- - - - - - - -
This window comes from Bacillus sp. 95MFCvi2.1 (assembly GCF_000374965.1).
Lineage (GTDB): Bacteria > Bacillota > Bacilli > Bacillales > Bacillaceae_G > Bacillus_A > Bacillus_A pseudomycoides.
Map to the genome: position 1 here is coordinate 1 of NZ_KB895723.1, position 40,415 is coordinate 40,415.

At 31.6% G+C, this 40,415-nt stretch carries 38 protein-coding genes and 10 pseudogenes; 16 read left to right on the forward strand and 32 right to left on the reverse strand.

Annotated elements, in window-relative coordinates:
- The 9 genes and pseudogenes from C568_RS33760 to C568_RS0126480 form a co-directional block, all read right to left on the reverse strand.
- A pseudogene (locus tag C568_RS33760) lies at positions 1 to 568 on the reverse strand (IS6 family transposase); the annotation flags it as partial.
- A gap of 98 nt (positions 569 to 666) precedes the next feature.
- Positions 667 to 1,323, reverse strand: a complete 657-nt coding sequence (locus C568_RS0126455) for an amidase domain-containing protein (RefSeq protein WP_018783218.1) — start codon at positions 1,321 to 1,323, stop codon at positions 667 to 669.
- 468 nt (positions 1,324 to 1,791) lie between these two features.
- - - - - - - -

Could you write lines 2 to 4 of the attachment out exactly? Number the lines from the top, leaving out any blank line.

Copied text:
Lineage (GTDB): Bacteria > Bacillota > Bacilli > Bacillales > Bacillaceae_G > Bacillus_A > Bacillus_A pseudomycoides.
Map to the genome: position 1 here is coordinate 1 of NZ_KB895723.1, position 40,415 is coordinate 40,415.

At 31.6% G+C, this 40,415-nt stretch carries 38 protein-coding genes and 10 pseudogenes; 16 read left to right on the forward strand and 32 right to left on the reverse strand.